For Wildfire Evacuees, Bureaucratic Nightmare Begins
RACHEL MARTIN, HOST:
In Northern California, a grim reality is setting in. The tens of thousands of residents who've had to flee the wildfires there know that they're not going to be able to move home anytime soon. As NPR's Elise Hu reports from Chico, the fire is dying down. But the bureaucratic muddle is just beginning.
ELISE HU, BYLINE: What was once a Sears department store in Chico is now disaster recovery central. Nonprofits and local government agencies man booths as if it's a job fair.
UNIDENTIFIED PERSON #1: Seven - six - two - four.
HU: On the other side of the former Sears, volunteers call out numbers all day long to a packed room.
UNIDENTIFIED PERSON #1: Seven - six - two - three.
HU: Each number represents someone affected by the flames that ripped through so much of Butte County. Luke Bartow, his wife Deirdra and their three small children lost their house.
LUKE BARTOW: Home's gone.
DEIRDRA BARTOW: Home's gone.
L. BARTOW: Yep.
HU: So like the thousands who have poured in here in recent days, they came in to take a number, wait in line and start the process of putting their lives back together.
L. BARTOW: Everyone has a booth here. DMV has a booth, county records, state records, social security.
HU: Because when their house burned, so did much of their identities as they existed on paper.
L. BARTOW: Records...
D. BARTOW: Documents, records...
L. BARTOW: ...Documents - California Department of Insurance is here just educating people on how to do stuff.
HU: The Bartows say they're lucky to be staying with friends. Thousands of other evacuees are still stuffed into Red Cross shelters, where volunteers are trying to keep viruses from spreading, or they're scattered about in a tent camp in a field next to Walmart. Volunteer Melissa Contant's been working the Walmart parking lot for 10 days.
UNIDENTIFIED PERSON #2: Are these free?
MELISSA CONTANT: Yes, help yourself.
UNIDENTIFIED PERSON #2: Oh, thank you.
CONTANT: If you need water, take water, absolutely.
HU: Whether it's a bottle of water, a can of gas or the right resource to find FEMA funds, Contant's trying to help. She drove down from the Bay Area after her son, a student at Chico State, called her, saying the nearby mountain was going up in flames.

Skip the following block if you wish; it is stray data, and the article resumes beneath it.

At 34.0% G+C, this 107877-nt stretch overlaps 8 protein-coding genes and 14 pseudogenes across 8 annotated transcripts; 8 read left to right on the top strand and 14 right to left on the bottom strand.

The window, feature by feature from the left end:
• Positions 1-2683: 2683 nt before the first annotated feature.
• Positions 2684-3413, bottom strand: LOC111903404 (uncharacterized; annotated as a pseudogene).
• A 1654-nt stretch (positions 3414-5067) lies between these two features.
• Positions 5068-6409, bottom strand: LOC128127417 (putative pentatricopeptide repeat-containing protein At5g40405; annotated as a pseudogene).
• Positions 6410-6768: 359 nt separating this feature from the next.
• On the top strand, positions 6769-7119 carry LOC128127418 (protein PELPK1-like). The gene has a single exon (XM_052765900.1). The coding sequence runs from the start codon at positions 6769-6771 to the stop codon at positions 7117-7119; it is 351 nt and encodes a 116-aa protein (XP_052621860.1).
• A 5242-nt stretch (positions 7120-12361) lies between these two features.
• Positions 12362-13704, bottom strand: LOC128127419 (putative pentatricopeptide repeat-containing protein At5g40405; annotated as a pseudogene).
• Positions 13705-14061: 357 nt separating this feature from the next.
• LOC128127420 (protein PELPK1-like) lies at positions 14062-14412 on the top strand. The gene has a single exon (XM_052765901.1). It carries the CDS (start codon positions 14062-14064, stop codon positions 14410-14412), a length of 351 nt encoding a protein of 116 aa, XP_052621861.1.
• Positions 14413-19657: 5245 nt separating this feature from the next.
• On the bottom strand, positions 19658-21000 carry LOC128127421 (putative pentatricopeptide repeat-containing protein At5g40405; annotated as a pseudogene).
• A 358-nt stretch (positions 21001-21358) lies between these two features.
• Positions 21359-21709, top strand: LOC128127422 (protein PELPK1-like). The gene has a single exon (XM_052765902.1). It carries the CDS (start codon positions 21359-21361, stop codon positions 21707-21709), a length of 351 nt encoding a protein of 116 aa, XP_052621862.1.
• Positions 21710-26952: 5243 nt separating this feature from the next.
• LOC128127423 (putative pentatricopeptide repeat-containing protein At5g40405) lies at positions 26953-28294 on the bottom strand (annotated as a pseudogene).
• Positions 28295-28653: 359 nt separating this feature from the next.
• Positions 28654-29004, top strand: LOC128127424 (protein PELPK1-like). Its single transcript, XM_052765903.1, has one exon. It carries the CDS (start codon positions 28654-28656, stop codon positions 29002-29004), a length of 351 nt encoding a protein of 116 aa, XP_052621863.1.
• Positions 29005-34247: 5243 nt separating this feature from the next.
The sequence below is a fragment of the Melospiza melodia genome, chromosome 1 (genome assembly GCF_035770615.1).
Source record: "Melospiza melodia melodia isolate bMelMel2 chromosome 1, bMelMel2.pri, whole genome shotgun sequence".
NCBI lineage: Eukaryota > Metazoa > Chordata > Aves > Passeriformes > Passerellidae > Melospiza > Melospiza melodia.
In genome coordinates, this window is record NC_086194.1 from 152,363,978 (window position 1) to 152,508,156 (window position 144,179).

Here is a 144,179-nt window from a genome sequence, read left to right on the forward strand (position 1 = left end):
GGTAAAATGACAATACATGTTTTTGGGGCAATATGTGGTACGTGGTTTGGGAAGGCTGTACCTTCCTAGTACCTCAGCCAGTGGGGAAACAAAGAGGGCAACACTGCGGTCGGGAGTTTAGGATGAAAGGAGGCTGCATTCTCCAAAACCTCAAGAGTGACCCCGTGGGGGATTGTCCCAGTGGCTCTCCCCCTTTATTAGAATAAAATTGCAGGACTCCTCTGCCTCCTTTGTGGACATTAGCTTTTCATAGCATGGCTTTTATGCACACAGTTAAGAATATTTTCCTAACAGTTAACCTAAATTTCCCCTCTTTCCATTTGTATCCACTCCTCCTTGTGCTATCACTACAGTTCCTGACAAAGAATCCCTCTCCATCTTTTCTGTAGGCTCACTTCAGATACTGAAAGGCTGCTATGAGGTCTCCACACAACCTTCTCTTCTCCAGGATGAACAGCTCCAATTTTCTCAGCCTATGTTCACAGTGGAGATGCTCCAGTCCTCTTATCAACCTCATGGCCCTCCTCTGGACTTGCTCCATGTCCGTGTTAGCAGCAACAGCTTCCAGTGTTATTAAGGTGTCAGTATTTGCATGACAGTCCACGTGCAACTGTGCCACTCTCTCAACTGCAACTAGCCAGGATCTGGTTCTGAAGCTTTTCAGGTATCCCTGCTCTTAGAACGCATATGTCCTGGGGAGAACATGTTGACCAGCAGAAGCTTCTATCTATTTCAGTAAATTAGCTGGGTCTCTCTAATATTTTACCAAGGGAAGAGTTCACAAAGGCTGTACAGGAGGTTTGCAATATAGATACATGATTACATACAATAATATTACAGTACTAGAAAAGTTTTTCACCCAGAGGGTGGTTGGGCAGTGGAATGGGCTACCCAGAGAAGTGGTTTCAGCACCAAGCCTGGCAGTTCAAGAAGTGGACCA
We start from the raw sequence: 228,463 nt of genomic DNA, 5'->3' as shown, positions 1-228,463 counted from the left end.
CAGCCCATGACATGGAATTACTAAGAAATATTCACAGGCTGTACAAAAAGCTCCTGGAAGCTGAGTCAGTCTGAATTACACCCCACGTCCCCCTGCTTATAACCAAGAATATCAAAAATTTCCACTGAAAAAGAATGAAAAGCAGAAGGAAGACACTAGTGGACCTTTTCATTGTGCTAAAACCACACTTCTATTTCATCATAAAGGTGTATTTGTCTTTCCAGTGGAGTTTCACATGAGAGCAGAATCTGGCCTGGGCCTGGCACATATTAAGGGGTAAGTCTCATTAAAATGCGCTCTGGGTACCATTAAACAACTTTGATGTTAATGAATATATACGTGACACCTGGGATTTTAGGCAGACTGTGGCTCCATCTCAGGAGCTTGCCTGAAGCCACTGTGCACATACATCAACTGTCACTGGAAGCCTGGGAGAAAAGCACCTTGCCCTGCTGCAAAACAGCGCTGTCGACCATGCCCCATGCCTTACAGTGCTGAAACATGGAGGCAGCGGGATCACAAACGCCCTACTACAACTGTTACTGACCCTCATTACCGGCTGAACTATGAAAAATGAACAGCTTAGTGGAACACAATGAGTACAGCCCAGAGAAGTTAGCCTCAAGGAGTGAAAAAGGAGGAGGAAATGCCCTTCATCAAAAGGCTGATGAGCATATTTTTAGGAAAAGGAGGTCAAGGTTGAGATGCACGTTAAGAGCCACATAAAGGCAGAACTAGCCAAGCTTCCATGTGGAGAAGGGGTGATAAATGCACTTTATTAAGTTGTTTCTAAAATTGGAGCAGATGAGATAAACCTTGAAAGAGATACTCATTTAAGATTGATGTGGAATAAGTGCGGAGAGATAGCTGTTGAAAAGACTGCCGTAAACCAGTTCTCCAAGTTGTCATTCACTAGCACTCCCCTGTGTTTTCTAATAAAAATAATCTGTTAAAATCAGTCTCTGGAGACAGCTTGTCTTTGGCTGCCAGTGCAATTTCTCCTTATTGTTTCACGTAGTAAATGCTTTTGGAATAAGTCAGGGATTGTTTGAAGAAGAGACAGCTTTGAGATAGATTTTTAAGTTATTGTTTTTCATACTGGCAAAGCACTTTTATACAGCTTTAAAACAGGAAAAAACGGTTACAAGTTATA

CONTANT: He said, it's a big cloud. I can't even see. The fire's moving so fast. I don't know what's going to happen.
HU: We now know what happened - the deadliest and most destructive fire in California history. Here in Chico, donated clothes pile up on the sidewalk not far from the port-a-potties. Handwritten posters read messages of places you can get a shower. Contant says her main task is trying to clear up evacuees' confusion.
CONTANT: Red Cross would say, send them to this shelter. Well, that shelter's full. Well, we just called, and it's not. OK. It changes by the hour. People come and go from the shelters.
HU: Fluid, short-term living situations partly explains the fluctuating numbers of the missing. As the casualty counts rise, the count of the missing went from a few hundred to 1,200, then dropped to under a thousand.
CONTANT: I mean, I know they say there's one blanket - oh, register on this missing. But it's - they come out and they say, I registered on it. And somehow, our names and numbers keep disappearing.
HU: Parking lots paint a picture of what's left of people's lives - pets sleeping in truck cabs, a bunch of bananas sitting among the plastic totes stacked next to cars. Evacuation orders are slowly lifting. And evacuee Joe Chandler says he thinks his house might still be standing.
JOE CHANDLER: But who knows before we're going to be able to get back there and live like normal people, you know?
HU: As the reality of this displacement sets in, the biggest question hangs over the community like a cloud - Melissa Contant.
CONTANT: What's going to happen? That is the question. What is the government - the city, the county, the government going to do with these people? Telling them they just need to go here and need to go there, that's not an answer. That's - FEMA, you got one job. It's to show up in a disaster and shelter these people. Where are the shelters?
HU: Short-term shelters are open. But long-term, living in limbo is likely to stretch on.
Elise Hu, NPR News, Chico, Calif.
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